Purging junk from our lives is instinctual at the dawn of a new year. To move forward and embrace change, we naturally let go of items we don’t need and pass them along to others—especially things that might bring joy to those who have less than we do. But this year there is a fantastically greater payoff to purging certain excess stuff in our lives—namely, cameras (even separate parts such as bodies and lenses) and GPS systems. Our donations of working cameras and GPS units could literally help save lives in developing countries, improve air and water quality, provide eco-employment, advance biological science, document “new” species and add to the much-needed data supporting herpetological biodiversity.
Reptile and Amphibian Ecology International (RAEI) is a nonprofit conservation group collecting donations of household cameras and GPS devices (and a few nonhousehold items, such as snake equipment) that will be put to use in remote areas of Ecuador, Mexico and Cameroon by scientists and trained laypersons doing field work.
“This gear is important, because we document biodiversity with cameras,” says Paul Hamilton, director of RAEI. “We are a small organization, but a lot of what we do is capacity-building, giving people the tools to work on their own.”
All biodiversity field work is urgent in these times. But because the frog is an indicator species—an equivalent to the canary in the coal mine, whose ability to stay alive indicated the likelihood of survival for the workers—information about frogs and their brethren is particularly critical. Not only can it suggest how long we may survive, but it is the kind of data that can be used by, for and against governments deciding whether or not a natural resource is saved or plundered. Collecting this data is a real challenge, because time is so short, the stakes are so high and funding is so poor. This is where our old technological stuff can really help—if we send it off to RAIE.
Cameras are used to provide the proof of a species’ existence and to document the conditions of their ecosystem, which is the region wherein a species can survive in complex, interconnected relationships. When these areas get simplified by human interference, life-sustaining systems collapse. When rainforests are cleared, for example, entire populations can be wiped out, as can all the species whose existence depended on the forest for survival.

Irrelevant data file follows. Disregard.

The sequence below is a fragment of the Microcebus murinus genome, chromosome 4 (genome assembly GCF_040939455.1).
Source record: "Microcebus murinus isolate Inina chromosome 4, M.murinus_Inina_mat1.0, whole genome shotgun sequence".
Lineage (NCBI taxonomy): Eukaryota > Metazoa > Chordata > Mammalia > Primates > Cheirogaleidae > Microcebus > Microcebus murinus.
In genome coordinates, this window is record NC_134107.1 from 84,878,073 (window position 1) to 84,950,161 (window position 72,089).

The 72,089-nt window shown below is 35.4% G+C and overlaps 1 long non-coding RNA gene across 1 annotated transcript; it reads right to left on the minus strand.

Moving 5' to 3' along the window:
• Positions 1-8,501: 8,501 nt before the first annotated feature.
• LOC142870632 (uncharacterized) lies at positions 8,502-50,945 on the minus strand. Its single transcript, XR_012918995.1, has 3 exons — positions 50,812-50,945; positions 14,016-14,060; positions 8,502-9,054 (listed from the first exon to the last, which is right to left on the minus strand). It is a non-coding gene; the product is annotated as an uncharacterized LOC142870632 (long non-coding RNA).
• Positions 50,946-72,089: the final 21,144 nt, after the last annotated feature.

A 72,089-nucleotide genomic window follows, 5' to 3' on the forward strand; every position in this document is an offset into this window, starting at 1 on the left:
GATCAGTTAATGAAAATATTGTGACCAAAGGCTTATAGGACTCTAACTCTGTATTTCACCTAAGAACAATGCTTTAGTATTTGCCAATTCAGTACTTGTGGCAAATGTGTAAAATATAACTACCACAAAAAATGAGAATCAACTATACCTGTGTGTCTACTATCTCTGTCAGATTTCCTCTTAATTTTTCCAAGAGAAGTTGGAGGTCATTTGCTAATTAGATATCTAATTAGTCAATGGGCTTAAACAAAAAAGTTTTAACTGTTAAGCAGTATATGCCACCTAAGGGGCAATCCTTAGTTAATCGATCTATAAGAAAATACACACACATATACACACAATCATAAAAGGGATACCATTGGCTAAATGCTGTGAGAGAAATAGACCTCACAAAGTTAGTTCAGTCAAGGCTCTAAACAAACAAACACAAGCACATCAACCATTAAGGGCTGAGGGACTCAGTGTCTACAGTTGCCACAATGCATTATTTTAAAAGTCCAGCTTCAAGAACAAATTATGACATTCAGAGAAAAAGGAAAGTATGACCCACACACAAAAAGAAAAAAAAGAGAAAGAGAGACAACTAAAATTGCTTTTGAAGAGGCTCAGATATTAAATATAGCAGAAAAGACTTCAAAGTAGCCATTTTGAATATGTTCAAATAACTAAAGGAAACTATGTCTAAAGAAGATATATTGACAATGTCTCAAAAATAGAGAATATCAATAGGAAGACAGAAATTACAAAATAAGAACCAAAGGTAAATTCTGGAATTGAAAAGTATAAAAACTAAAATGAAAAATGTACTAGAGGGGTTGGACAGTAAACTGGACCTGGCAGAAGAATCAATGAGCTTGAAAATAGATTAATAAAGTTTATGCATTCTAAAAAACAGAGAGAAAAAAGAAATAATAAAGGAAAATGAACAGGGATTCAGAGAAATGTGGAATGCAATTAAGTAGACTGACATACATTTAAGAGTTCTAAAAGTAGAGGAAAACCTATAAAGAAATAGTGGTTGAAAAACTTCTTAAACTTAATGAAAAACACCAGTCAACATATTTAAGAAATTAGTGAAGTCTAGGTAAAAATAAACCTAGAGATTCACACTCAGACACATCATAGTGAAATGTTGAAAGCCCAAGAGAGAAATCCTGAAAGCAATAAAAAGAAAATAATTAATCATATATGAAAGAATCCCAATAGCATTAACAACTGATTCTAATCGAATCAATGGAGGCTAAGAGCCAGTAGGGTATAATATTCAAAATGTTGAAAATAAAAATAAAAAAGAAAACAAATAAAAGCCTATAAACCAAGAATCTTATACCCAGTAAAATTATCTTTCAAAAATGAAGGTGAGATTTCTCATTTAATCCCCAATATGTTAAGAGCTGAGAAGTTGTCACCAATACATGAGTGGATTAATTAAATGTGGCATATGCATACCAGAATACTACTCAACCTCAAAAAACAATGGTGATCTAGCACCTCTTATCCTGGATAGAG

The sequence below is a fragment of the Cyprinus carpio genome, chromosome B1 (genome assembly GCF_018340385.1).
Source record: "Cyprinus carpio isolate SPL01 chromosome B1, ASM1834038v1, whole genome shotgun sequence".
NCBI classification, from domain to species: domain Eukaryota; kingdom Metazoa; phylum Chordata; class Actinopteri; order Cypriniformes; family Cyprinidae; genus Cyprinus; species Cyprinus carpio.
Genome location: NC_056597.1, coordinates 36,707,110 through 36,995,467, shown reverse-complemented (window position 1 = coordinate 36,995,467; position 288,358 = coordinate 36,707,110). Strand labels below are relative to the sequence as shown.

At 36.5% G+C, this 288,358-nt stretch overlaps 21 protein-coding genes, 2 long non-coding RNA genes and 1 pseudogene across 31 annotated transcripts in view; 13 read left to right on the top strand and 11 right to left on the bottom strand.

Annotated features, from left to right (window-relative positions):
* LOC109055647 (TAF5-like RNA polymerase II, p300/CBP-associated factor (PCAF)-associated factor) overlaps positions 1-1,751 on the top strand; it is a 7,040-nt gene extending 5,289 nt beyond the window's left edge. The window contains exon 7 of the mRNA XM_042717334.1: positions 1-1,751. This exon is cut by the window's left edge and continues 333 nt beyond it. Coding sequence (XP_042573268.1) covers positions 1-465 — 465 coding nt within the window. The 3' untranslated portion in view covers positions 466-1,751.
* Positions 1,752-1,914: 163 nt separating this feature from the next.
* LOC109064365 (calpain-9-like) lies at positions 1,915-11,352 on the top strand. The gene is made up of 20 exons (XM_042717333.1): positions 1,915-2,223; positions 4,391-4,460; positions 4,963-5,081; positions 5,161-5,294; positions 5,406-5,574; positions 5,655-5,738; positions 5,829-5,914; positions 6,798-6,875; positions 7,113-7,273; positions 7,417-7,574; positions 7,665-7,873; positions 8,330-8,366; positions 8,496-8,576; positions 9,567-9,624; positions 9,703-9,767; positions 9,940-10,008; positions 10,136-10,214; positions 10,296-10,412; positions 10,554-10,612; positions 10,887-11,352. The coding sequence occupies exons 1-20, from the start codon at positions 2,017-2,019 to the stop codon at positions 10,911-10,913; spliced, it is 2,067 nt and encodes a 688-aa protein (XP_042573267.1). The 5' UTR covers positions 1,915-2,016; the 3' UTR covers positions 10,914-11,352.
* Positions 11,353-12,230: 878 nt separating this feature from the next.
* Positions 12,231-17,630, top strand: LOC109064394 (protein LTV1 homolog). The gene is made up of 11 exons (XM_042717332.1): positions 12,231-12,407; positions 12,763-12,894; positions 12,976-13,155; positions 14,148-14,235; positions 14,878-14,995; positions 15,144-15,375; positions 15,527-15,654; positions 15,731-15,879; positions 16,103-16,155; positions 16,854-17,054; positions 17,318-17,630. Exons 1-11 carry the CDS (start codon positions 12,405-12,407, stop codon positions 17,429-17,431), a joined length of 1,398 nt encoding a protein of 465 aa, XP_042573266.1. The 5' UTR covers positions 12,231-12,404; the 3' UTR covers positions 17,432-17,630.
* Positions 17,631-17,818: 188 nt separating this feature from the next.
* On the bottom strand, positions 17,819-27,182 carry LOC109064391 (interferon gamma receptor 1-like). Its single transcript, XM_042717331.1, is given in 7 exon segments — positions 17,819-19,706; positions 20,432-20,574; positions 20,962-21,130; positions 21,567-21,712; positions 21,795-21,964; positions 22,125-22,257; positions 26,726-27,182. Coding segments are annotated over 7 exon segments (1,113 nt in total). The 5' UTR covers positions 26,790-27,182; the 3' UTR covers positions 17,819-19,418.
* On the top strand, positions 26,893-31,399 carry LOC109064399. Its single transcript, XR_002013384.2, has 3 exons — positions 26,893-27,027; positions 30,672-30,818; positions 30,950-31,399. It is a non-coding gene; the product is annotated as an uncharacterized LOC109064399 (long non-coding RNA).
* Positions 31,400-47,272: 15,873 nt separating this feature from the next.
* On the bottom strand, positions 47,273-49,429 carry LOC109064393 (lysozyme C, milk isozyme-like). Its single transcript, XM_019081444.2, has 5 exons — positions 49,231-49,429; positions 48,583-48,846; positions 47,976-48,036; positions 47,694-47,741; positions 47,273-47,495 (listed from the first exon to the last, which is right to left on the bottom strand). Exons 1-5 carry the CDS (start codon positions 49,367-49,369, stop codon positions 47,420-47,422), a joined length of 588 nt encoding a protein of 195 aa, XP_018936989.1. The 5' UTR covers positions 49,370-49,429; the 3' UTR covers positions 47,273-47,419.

The genius of this new donation program is that armed with our old cameras and GPS units, professional and trained field workers will be able to cover far more ground than ever before; they will have the tools they need out in remote areas to get many more ecosystems mapped, measured and documented. An example offered by RAIE is the work done by 37-year-old Carlos Robles, who works as an eco-guide in Ecuador on a preserve where 14 new species of frog have been discovered in the last few years.
This preserve, Cerro Pata de Pajaro, is threatened by deforestation by the cattle adjacent to it. The cattle ranchers are “encroaching and cutting down forests on the reserve boundaries” and grazing cattle within the boundaries of the park, Robles says, where the herd are literally eating away the forest. So far, proving these claims has been impossible, as it’s his word against the ranchers’—unless he can document the damage scientifically using GPS and a camera.
What is ingeniously sustainable about RAIE’s donation program is not only the redistribution of American material wealth and the opportunity to inexpensively and rapidly advance biodiversity field work in Ecuador, Mexico and Cameroon, but the engagement of many more nonspecialists in hands-on preservation work. Average people will be empowered and engaged in sustainability work. Quoted by RAIE, Jerry Toth, director of Ecuador’s tropical Jama Coaque Reserve, says, “One of the most important and untapped resources in this region are the human resources. Training and equipping the people of this region to be field guides and specialists in ecology is not just a nice gesture—it’s a long-term conservation strategy.”
Cameras and GPS devices can be sent to RAIE, 3901 W. Calle Don Miguel, Tuscon, Ariz., 85746. www.reptilesandamphibians.org.